From Quick Plate to Quick Cart: Monique Powell remains steadfast

Debra Edwards
Debra Edwards

January 24, 2022

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When asked who Monique Powell the woman is, the Quick Cart chief executive officer seems caught off guard by the question. She sits back in her chair, and with a laugh, says she has to think about it. Why? She is well aware of who she is, but there is Powell at home, and among friends; then there is Powell the businesswoman, and in the last few years, the latter has taken precedence.

In-between meetings, the busy Kingstonian is making time for our interview at a location on Montego Bay’s famed Hip Strip, where she is expanding the Quick Cart offerings in the Second City.

Ready to answer the previously posed question, she describes herself as “somebody who is tenacious and enjoys building things and putting pieces together”. It’s no surprise then that this lover of technology would create Quick Plate, a food delivery service, almost six years ago that has now evolved into Quick Cart.

‘I would love to see more women getting tech start-ups going. I would love to see more women in that space, and I think it will have a ripple effect, because when these young women and young girls can see someone else that is doing it, even more of them will be inclined to feel that they can do that, too.’

When Quick Plate started, the company was focused on food delivery. Realising that individuals wanted the same convenience that they had grown accustomed to with prepared meals, for other items such as groceries, Quick Cart was formed to afford their clientèle easy access to other things as well. The COVID-19 crisis accelerated the demand. So, Powell reasoned, why not bring additional value to the existing customers by allowing them to order other items in the same way they were able to purchase food from the service they had grown to love?

“I’ve always been entrepreneur-minded,” she says as she reminisces of a time as a teenager when she would bring computer parts in from the United States and sell them for profit. She would also go to businesses and sell her graphic design services before she started her career in the corporate arena.

As an only child, she says she has always been close to her parents and considers herself a well-rounded individual. Yet, even though she can be introverted and quiet at times, wearing the business hat often gets her out of her shell, and she will use social media to express herself when needs be.

MORE WOMEN NEEDED IN TECH

She is an inspiration to many, so when asked about her hopes for Jamaican women at the start of 2022, she notes that women have done an excellent job of ascending to senior positions in companies. Then she adds, “I would love to see more women getting tech start-ups going. I would love to see more women in that space, and I think it will have a ripple effect, because when these young women and young girls can see someone else that is doing it, even more of them will be inclined to feel that they can do that, too.”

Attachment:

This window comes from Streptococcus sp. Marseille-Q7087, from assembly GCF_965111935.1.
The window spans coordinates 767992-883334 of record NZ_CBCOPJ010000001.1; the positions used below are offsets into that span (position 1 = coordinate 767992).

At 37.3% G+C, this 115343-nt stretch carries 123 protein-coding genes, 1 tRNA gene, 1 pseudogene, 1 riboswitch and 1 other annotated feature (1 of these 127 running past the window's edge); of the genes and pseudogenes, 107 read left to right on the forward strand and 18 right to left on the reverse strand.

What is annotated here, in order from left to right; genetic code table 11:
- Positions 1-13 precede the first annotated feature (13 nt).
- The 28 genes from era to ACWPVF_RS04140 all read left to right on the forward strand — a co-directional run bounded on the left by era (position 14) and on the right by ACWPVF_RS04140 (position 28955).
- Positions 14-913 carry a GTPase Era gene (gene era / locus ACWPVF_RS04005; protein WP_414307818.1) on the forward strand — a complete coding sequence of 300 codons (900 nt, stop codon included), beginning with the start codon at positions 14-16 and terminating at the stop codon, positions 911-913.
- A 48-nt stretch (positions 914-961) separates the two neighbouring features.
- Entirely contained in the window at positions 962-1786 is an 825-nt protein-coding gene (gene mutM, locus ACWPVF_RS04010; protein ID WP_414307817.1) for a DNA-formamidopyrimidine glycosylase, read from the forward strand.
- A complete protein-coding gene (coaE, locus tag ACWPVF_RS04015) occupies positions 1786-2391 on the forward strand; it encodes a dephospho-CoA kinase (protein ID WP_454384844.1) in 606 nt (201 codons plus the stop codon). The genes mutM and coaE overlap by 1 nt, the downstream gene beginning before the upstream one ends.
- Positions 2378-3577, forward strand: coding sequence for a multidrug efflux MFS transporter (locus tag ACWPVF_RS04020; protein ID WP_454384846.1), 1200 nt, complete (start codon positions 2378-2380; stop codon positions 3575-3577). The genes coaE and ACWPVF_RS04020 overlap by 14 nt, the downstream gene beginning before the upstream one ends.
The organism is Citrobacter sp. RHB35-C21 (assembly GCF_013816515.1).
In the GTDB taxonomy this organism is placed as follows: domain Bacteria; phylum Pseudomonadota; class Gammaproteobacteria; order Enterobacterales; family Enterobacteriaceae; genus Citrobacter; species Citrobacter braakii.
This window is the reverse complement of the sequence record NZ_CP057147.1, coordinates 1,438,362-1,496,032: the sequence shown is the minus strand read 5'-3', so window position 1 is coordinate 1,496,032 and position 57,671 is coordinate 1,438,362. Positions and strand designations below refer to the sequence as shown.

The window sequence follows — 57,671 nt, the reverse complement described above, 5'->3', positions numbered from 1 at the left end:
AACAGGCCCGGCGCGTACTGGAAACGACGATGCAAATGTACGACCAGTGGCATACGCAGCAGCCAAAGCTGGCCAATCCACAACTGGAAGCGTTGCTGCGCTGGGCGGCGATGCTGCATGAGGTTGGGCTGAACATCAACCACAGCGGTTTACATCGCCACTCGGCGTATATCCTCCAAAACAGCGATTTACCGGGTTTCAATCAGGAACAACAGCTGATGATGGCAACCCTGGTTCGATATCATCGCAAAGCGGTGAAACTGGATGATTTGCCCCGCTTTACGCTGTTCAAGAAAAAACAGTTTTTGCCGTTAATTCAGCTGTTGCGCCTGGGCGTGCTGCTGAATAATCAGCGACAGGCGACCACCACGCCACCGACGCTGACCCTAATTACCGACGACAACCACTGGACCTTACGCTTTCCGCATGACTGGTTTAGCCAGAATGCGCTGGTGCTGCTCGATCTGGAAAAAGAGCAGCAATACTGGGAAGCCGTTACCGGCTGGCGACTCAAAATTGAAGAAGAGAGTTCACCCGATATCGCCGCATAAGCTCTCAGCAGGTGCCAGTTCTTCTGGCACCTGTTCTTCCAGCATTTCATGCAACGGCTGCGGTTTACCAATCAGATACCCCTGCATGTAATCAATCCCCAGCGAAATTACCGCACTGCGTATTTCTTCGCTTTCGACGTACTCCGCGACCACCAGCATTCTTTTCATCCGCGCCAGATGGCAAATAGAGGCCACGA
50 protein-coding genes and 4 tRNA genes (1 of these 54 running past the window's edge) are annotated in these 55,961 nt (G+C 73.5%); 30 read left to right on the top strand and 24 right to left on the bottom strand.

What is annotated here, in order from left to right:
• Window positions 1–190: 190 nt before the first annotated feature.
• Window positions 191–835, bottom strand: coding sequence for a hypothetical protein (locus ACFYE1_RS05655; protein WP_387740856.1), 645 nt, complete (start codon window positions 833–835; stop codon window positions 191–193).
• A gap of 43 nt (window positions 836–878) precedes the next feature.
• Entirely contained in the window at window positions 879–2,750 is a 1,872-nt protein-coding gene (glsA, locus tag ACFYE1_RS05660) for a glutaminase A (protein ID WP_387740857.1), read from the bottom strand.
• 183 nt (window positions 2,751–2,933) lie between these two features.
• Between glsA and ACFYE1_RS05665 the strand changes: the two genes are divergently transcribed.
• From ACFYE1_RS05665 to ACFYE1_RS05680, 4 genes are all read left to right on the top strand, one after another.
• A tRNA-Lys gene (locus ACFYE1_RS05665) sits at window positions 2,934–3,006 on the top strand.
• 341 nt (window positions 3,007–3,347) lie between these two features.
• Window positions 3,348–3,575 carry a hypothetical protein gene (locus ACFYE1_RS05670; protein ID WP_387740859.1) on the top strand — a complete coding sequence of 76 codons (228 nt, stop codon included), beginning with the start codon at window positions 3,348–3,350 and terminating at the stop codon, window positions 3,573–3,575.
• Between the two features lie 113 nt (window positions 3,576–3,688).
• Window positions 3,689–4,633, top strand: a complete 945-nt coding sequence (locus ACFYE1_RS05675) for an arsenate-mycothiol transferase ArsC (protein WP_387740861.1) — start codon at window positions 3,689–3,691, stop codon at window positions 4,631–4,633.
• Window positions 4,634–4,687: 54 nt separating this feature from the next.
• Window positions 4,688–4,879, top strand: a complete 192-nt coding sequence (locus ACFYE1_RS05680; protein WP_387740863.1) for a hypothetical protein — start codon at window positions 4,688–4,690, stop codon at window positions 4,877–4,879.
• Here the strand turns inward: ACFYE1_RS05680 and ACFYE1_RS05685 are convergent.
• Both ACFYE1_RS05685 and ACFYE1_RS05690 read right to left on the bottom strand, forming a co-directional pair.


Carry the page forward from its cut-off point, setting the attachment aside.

Monique Powel, chief executive officer of Quick Cart, describes herself as ‘somebody who is tenacious and enjoys building things and putting pieces together’.

Observing that there is a lot of untapped potential in Jamaica, Powell says, “We can expand our vision of what is possible in tech.” She is proof of what is possible if one puts their mind to the desired goal and works hard towards it. With her business set to celebrate its sixth anniversary in March, she remembers the early days of Quick Plate, when she was not afraid to hop on a motorcycle and do deliveries if the need arose. “There were orders in the queue that had to get done, and sometimes you just got to do what you have to do,” she says.

She wants Quick Cart to “be an example of what greatness can emerge out of Jamaica and the wider Caribbean, so I’m hoping that we will continue to excel in terms of customer service and innovation”.

As we close, Powell admits that it hasn’t been easy to get her company off the ground and thrive throughout the years, but she is determined to continue pushing forward. She remains positive because she believes in what the future has in store.

debra.edwards@gleanerjm.com

Debra Edwards

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Debra Edwards

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